Aluminum Baseball Bat Lawsuit Settlement Highlights Children’s Sports Injuries

Posted
by John Chapman

A New Jersey teen who suffered permanent brain damage after being struck by a ball hit with a metal baseball bat will receive $14.5 million to settle his personal injury lawsuit against the bat manufacturer, a sporting goods chain and Little League Baseball. Steve Domalewski, now aged 18, was pitching in a youth baseball game in June 2006 when the batter rocketed a line drive off the metal bat he was using directly into Steve’s chest. The hard-hit ball knocked him backward. He crumpled to the ground and stopped breathing.

The ball had hit Steve right above his heart at the precise millisecond between heartbeats, sending him into cardiac arrest. By the time emergency services resuscitated him, his brain had been without oxygen for 15 to 20 minutes. He was later diagnosed with severe and permanent brain damage.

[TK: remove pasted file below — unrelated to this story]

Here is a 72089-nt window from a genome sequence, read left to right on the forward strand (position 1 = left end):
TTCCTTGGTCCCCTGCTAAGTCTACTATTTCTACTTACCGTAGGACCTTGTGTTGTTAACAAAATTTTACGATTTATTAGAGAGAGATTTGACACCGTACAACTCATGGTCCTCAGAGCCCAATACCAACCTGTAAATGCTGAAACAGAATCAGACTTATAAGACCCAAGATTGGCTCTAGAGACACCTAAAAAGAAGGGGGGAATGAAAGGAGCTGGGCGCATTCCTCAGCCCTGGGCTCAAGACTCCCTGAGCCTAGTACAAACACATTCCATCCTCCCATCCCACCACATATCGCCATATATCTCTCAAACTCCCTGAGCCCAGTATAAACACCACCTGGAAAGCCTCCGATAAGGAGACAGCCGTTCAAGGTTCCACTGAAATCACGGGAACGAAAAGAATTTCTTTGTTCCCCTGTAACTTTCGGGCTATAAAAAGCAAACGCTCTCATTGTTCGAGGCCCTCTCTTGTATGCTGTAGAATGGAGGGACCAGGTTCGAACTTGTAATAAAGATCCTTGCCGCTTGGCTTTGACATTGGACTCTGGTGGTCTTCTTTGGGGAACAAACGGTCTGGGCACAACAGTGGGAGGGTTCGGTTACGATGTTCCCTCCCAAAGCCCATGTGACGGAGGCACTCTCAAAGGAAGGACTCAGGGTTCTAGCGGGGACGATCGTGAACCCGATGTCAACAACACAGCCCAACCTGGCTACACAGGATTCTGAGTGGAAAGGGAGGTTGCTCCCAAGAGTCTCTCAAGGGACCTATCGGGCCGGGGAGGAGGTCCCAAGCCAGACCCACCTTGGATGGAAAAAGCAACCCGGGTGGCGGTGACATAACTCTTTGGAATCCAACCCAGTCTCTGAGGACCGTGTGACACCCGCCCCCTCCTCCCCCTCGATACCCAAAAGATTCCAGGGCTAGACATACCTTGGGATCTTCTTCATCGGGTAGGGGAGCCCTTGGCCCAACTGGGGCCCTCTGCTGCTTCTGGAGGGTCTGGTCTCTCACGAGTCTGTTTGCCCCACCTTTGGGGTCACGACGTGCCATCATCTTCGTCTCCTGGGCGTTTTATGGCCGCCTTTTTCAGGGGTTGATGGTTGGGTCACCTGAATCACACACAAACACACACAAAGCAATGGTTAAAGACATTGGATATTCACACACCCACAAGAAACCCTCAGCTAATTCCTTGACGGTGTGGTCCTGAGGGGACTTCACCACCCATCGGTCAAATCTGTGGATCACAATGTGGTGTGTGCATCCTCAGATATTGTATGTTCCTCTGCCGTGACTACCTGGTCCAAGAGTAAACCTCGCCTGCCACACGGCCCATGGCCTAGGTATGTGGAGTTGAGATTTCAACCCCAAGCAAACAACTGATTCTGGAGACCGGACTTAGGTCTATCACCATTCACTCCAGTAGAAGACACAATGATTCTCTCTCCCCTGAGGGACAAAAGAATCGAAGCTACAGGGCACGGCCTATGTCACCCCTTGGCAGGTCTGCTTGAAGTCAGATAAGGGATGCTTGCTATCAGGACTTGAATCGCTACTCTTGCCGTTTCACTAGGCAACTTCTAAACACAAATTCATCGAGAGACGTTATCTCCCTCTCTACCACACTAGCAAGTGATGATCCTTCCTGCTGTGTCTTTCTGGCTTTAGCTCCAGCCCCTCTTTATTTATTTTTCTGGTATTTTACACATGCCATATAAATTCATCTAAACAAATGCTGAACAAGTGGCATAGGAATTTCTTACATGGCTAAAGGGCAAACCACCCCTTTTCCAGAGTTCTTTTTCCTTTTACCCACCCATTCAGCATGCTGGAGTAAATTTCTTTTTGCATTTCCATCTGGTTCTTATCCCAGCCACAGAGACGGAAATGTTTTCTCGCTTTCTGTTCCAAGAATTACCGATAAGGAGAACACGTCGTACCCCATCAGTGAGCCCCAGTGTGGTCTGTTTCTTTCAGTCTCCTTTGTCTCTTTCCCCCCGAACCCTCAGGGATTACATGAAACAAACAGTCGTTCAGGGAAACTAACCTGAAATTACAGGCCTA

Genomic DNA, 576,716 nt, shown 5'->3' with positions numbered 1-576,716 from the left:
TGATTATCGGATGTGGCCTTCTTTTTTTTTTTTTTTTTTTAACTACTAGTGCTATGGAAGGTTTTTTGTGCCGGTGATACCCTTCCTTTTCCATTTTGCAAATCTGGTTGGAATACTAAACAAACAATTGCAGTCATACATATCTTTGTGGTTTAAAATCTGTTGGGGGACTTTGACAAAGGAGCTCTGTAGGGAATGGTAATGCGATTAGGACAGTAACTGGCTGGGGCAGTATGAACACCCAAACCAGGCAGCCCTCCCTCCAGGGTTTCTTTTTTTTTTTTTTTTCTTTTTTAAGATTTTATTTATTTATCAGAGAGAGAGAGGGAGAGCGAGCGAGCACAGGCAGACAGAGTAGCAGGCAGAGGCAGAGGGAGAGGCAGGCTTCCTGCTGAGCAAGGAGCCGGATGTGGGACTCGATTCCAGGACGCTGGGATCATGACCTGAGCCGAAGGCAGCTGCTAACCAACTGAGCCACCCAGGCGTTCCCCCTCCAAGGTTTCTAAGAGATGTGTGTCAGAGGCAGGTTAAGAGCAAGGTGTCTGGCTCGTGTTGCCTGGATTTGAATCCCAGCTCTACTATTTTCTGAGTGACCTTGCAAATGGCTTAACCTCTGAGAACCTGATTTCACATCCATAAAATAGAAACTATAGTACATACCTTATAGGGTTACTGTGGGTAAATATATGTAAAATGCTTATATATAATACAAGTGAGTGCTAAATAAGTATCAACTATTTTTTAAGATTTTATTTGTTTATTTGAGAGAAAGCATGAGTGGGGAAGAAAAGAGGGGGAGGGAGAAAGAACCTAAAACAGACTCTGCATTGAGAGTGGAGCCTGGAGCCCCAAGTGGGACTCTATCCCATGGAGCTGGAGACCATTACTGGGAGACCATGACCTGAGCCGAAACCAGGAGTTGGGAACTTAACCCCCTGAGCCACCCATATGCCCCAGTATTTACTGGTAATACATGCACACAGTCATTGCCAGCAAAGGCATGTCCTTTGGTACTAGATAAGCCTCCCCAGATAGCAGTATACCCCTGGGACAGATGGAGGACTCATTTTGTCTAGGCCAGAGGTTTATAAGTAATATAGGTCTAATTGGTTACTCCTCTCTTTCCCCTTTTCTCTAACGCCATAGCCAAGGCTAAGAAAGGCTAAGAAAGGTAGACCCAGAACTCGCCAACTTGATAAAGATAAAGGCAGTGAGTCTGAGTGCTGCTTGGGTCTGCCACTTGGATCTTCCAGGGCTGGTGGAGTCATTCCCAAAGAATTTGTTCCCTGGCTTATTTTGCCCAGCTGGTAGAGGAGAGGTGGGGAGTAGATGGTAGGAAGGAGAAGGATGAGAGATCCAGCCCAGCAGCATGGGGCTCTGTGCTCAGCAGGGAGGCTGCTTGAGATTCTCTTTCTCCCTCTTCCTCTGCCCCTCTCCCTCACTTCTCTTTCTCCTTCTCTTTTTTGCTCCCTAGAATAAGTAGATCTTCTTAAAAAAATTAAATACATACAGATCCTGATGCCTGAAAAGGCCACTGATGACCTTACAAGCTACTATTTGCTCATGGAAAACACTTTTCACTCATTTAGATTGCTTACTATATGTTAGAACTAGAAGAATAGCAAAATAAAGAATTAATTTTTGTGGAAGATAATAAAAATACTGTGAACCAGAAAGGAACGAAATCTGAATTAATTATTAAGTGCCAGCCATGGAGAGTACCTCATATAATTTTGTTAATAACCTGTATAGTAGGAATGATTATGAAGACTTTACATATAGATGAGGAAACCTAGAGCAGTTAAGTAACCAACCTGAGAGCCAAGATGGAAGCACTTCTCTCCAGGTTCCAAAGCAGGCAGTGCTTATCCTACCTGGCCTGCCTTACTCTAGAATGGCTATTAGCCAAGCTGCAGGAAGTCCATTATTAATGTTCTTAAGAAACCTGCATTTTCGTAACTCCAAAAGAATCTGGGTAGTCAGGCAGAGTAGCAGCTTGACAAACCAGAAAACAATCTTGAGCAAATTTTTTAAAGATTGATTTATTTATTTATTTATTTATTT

In 2009, a Montana jury awarded the family of an 18 year-old killed when he was struck by a ball hit with an aluminum bat $850,000 in their lawsuit against the makers of the Louisville Slugger bat. In 2011, an Oklahoma jury awarded the family of a 15 year-old boy $951,000 after he was severely injured when struck in the face by a line drive hit off of a Louisville Slugger aluminum bat.

These verdicts and settlements highlight the risks inherent in youth sports. According to the National Center for Sports Safety, more than 3.5 million children ages 14 and under receive medical treatment for sports injuries each year. Sports and recreational injuries account for 21 percent of all traumatic brain injuries among children in the United States. Most organized sports related injuries (62 percent) occur during practices rather than games.

If your child has been injured or killed as a result of a sports injury, you may have a right to seek compensation. To find out if you may have a case, contact the lawyers at Heygood, Orr & Pearson by calling toll-free at 1-877-446-9001, or by filling out our free online case evaluation form.